METRO EAST – Gov. JB Pritzker joined the Illinois Department of Transportation (IDOT) today to announce the release of a $21.3 billion plan to improve Illinois roads and bridges over the next six years. The critical investment in communities throughout the state is made possible by the Governor’s historic and bipartisan Rebuild Illinois capital plan, the first in nearly a decade. The full plan is available here.
“Illinois remains a hub for commerce and transit – and not just for this nation, but for the entire global economy. We are the 5th largest economy in the United States, and the crossroads for national and international companies who need our roads and airports and rail and rivers and people to move their products,” said Governor Pritzker. “Even in a pandemic – especially in a pandemic – our transportation systems connect the lives of our residents and our communities. Our roads and bridges deliver Illinoisans to work and home again, to school, to the pharmacy, to the doctor’s office. The Multi-Year Plan we’re announcing today provides funding to reconstruct over 3,300 miles of roads and over 8 million square feet of bridges – and, more importantly, create and support hundreds of thousands of jobs over the next 6 years for hardworking Illinoisans across our state.”
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Last year, Gov. Pritzker announced the first Multi-Year Plan under Rebuild Illinois. Since then, IDOT began multiple construction projects including the ongoing $67 million Interstate 255 (I-255) rehabilitation project in St. Clair and Madison counties. Construction, which began in February of this year, will fix one of the worst roads in the state. By closing I-255 completely, IDOT will be able to complete the work in one construction season instead of several, saving an anticipated $14 million that can be reinvested in other projects. The administration will look to replicate that approach in other parts of the state.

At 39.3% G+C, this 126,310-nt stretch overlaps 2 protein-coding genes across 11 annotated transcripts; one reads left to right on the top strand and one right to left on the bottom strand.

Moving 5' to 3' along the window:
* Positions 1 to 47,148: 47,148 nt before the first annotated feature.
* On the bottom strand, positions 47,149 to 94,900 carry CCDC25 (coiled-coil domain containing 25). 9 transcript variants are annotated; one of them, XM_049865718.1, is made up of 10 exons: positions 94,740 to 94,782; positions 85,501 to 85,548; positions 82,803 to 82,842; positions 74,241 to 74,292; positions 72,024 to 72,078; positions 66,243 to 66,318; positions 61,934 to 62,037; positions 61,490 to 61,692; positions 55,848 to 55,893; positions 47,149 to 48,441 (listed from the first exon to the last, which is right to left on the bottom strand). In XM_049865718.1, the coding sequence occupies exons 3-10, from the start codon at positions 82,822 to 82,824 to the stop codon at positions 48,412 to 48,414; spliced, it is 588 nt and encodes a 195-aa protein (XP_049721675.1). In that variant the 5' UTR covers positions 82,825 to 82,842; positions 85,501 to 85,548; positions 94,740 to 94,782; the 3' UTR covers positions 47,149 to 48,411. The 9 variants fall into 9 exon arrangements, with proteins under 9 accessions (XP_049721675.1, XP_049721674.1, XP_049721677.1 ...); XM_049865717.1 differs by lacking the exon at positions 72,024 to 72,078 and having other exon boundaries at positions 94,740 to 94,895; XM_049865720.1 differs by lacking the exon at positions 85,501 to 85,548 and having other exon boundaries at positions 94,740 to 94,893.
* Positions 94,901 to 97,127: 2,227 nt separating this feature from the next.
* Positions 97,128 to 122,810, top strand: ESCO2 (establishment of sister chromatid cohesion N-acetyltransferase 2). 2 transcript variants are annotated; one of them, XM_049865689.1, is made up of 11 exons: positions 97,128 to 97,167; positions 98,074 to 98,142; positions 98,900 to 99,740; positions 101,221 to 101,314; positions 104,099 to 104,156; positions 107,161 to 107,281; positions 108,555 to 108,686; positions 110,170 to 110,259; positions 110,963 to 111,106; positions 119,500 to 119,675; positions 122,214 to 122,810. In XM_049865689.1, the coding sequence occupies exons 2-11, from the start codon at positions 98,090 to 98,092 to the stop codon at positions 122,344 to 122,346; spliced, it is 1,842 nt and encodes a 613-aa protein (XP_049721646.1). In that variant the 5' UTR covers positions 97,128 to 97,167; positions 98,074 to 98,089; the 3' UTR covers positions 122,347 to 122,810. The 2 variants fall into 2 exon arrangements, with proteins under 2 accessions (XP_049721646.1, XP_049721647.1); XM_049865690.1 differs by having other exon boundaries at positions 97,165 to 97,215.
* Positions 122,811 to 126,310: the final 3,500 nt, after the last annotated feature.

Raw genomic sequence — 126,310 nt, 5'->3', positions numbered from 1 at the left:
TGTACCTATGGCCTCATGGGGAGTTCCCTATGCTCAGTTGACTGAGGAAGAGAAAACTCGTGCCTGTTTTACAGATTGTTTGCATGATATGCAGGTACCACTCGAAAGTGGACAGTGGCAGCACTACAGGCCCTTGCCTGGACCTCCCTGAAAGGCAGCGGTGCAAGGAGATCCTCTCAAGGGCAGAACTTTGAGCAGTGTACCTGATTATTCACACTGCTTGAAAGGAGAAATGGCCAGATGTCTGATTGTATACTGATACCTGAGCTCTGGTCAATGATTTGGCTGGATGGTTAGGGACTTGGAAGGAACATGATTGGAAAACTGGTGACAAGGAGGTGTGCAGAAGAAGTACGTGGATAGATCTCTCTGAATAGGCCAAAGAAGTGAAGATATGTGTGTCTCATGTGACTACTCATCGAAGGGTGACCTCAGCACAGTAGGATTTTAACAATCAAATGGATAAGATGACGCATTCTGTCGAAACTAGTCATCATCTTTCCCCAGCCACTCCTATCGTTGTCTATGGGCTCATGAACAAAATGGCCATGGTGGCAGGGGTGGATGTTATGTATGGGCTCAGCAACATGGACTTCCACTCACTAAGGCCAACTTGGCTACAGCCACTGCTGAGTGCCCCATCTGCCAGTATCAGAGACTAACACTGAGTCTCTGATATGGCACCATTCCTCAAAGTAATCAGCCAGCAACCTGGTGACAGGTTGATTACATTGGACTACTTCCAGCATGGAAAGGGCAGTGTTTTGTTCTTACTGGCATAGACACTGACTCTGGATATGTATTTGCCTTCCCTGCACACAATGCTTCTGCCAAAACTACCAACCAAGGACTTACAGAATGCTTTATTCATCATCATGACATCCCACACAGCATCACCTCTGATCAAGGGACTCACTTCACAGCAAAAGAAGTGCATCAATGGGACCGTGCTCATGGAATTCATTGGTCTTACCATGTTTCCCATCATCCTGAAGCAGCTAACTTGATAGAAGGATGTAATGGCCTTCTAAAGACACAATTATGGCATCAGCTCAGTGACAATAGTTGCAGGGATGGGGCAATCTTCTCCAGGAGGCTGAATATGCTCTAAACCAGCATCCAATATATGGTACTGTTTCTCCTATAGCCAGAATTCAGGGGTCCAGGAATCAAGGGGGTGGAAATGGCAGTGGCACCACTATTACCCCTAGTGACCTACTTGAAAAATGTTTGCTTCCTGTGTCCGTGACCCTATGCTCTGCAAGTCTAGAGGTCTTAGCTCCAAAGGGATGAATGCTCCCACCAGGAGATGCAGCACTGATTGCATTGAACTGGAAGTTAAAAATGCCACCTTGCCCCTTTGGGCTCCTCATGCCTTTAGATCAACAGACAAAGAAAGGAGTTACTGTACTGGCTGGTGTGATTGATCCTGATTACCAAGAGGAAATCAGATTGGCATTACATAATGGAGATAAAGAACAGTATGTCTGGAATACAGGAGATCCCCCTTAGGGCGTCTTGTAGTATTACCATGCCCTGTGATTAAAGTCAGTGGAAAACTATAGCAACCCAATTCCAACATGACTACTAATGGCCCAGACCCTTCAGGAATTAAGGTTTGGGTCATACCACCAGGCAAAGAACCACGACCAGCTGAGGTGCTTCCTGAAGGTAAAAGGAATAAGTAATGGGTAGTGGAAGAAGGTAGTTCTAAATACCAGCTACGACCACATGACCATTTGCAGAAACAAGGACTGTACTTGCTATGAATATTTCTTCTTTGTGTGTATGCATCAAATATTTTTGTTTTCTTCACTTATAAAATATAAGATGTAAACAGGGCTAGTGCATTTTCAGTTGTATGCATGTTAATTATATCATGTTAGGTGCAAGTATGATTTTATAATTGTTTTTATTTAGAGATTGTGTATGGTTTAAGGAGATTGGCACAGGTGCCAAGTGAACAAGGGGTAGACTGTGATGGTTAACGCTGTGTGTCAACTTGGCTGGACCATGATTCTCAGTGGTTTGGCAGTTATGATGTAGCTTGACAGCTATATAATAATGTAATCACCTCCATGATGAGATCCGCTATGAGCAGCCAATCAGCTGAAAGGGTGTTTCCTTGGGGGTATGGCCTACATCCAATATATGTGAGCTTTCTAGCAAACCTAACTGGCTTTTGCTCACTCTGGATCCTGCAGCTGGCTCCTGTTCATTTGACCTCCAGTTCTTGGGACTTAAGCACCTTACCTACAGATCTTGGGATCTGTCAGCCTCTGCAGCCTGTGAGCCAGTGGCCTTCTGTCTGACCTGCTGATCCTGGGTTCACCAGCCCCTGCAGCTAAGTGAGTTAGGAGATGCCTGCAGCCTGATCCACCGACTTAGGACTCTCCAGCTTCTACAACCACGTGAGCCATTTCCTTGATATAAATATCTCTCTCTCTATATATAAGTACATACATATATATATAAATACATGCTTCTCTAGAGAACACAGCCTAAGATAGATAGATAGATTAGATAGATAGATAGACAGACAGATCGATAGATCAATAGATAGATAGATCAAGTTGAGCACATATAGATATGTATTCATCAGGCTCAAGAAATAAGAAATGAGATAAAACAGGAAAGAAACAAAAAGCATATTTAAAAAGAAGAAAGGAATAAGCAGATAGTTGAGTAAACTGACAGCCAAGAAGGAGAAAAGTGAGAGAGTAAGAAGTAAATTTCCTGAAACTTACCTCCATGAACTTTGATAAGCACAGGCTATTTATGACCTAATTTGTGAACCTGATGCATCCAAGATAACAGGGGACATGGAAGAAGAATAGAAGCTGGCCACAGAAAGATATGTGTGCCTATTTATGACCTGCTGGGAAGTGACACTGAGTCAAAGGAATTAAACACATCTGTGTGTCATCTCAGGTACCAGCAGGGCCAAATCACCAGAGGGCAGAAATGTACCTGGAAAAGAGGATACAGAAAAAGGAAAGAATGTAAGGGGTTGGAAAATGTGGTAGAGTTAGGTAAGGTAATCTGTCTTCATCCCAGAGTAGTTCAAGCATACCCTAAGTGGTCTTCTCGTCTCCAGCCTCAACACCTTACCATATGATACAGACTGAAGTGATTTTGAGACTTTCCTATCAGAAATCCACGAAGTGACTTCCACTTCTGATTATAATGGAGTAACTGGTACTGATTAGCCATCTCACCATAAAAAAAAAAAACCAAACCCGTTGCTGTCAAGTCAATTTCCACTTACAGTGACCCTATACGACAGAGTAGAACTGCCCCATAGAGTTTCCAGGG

“Under the leadership of Gov. Pritzker, IDOT throughout the COVID-19 pandemic, has focused on continued investments in infrastructure to keep people safe and the economy moving,” said Acting Illinois Transportation Secretary Omer Osman. “The multi-year plan keeps us on task during these uncertain times. While we are not cutting or delaying projects, we will continue monitoring the impacts on future revenues to ensure we are investing taxpayer resources wisely.”
Based on current funding levels, the FY2021-26 Proposed Highway Improvement Program will improve 3,356 miles of roads and 8.4 million square feet of bridge deck. Of the total $21.3 billion included in the six-year program, $3.15 billion has been identified for the current fiscal year.
The program will create and support hundreds of thousands of earning opportunities over the next six years for Illinois residents in communities across the state. As the Illinois economy begins to recover from the COVID-19 crisis, these jobs will be a critical resource for families working to get back on their feet.
Projects included in the program were selected based on objective criteria, such as pavement conditions, traffic volumes, and crash history. Over the next six years, $6.1 billion of the funding will go toward highway reconstruction and preservation, $4.7 billion towards bridge improvements, $2.6 billion for strategic expansion, $1.8 billion for system support like engineering and land acquisition, and $1.4 billion for safety and system modernizations.
The Pritzker administration will continue to prioritize repairing and replacing the state’s infrastructure before it deteriorates, a practice not followed by previous administrations. Through this approach, the administration aims to extend the life of Illinois roads and bridges, improve public safety, and operate transparently while saving taxpayers billions of dollars in the long run.
Passed in 2019, Governor Pritzker’s historic and bipartisan Rebuild Illinois is investing a total $33.2 billion into the state’s aging transportation system, creating jobs and promoting economic growth. Rebuild Illinois is not only the largest capital program in state history, but also the first one that touches all modes of Illinois transportation: roads and bridges, transit, waterways, freight and passenger rail, aviation, and bicycle and pedestrian accommodations.